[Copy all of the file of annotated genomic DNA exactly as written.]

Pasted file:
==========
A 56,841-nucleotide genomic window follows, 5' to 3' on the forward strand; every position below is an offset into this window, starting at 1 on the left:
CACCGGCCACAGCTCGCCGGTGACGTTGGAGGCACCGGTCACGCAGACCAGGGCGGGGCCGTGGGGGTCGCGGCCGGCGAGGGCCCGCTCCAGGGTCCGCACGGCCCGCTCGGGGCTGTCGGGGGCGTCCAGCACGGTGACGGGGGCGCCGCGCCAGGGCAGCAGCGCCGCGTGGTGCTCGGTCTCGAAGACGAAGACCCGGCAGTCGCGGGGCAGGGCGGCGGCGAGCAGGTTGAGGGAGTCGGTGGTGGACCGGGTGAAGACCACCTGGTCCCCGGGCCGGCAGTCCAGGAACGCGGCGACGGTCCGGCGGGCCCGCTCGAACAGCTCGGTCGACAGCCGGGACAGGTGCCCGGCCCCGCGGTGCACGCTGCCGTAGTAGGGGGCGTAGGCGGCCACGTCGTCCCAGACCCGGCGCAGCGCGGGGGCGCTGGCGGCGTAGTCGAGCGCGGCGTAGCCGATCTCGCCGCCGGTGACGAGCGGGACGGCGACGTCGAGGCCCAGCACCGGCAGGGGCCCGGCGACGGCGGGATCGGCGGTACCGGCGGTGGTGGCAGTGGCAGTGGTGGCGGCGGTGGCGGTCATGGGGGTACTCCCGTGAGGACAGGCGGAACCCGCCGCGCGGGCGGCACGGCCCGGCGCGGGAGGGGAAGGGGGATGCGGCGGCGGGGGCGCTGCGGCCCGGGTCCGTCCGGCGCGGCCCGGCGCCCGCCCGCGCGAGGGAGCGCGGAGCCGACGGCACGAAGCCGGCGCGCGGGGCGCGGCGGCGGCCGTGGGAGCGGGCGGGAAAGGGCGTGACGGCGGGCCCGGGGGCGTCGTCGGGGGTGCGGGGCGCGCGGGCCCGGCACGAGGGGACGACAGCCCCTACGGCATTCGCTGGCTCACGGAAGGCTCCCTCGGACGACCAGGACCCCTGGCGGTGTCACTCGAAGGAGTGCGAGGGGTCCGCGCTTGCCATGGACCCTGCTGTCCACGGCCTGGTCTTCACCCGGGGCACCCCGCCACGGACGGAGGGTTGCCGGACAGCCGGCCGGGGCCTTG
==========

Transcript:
A 56,841-nucleotide genomic window follows, 5' to 3' on the forward strand; every position below is an offset into this window, starting at 1 on the left:
CACCGGCCACAGCTCGCCGGTGACGTTGGAGGCACCGGTCACGCAGACCAGGGCGGGGCCGTGGGGGTCGCGGCCGGCGAGGGCCCGCTCCAGGGTCCGCACGGCCCGCTCGGGGCTGTCGGGGGCGTCCAGCACGGTGACGGGGGCGCCGCGCCAGGGCAGCAGCGCCGCGTGGTGCTCGGTCTCGAAGACGAAGACCCGGCAGTCGCGGGGCAGGGCGGCGGCGAGCAGGTTGAGGGAGTCGGTGGTGGACCGGGTGAAGACCACCTGGTCCCCGGGCCGGCAGTCCAGGAACGCGGCGACGGTCCGGCGGGCCCGCTCGAACAGCTCGGTCGACAGCCGGGACAGGTGCCCGGCCCCGCGGTGCACGCTGCCGTAGTAGGGGGCGTAGGCGGCCACGTCGTCCCAGACCCGGCGCAGCGCGGGGGCGCTGGCGGCGTAGTCGAGCGCGGCGTAGCCGATCTCGCCGCCGGTGACGAGCGGGACGGCGACGTCGAGGCCCAGCACCGGCAGGGGCCCGGCGACGGCGGGATCGGCGGTACCGGCGGTGGTGGCAGTGGCAGTGGTGGCGGCGGTGGCGGTCATGGGGGTACTCCCGTGAGGACAGGCGGAACCCGCCGCGCGGGCGGCACGGCCCGGCGCGGGAGGGGAAGGGGGATGCGGCGGCGGGGGCGCTGCGGCCCGGGTCCGTCCGGCGCGGCCCGGCGCCCGCCCGCGCGAGGGAGCGCGGAGCCGACGGCACGAAGCCGGCGCGCGGGGCGCGGCGGCGGCCGTGGGAGCGGGCGGGAAAGGGCGTGACGGCGGGCCCGGGGGCGTCGTCGGGGGTGCGGGGCGCGCGGGCCCGGCACGAGGGGACGACAGCCCCTACGGCATTCGCTGGCTCACGGAAGGCTCCCTCGGACGACCAGGACCCCTGGCGGTGTCACTCGAAGGAGTGCGAGGGGTCCGCGCTTGCCATGGACCCTGCTGTCCACGGCCTGGTCTTCACCCGGGGCACCCCGCCACGGACGGAGGGTTGCCGGACAGCCGGCCGGGGCCTTG